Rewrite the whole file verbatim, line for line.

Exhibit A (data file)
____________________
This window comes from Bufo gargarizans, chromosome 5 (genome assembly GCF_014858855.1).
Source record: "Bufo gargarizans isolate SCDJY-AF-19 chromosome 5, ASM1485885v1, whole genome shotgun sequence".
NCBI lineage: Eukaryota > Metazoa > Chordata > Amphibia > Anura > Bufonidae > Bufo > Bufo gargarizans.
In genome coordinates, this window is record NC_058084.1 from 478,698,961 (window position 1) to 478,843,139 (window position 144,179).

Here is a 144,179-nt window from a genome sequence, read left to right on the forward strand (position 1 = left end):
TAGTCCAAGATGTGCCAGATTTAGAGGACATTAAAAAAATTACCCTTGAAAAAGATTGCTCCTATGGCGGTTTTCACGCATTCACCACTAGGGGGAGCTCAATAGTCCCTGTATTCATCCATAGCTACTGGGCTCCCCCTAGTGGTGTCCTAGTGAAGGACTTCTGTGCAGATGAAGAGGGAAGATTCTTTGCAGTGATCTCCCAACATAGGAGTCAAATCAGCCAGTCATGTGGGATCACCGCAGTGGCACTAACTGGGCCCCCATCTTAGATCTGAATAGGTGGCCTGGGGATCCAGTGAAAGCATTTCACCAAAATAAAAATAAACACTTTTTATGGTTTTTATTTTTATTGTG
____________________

This window comes from Bufo gargarizans, chromosome 5 (genome assembly GCF_014858855.1).
Source record: "Bufo gargarizans isolate SCDJY-AF-19 chromosome 5, ASM1485885v1, whole genome shotgun sequence".
NCBI lineage: Eukaryota > Metazoa > Chordata > Amphibia > Anura > Bufonidae > Bufo > Bufo gargarizans.
In genome coordinates, this window is record NC_058084.1 from 478,698,961 (window position 1) to 478,843,139 (window position 144,179).

Here is a 144,179-nt window from a genome sequence, read left to right on the forward strand (position 1 = left end):
TAGTCCAAGATGTGCCAGATTTAGAGGACATTAAAAAAATTACCCTTGAAAAAGATTGCTCCTATGGCGGTTTTCACGCATTCACCACTAGGGGGAGCTCAATAGTCCCTGTATTCATCCATAGCTACTGGGCTCCCCCTAGTGGTGTCCTAGTGAAGGACTTCTGTGCAGATGAAGAGGGAAGATTCTTTGCAGTGATCTCCCAACATAGGAGTCAAATCAGCCAGTCATGTGGGATCACCGCAGTGGCACTAACTGGGCCCCCATCTTAGATCTGAATAGGTGGCCTGGGGATCCAGTGAAAGCATTTCACCAAAATAAAAATAAACACTTTTTATGGTTTTTATTTTTATTGTG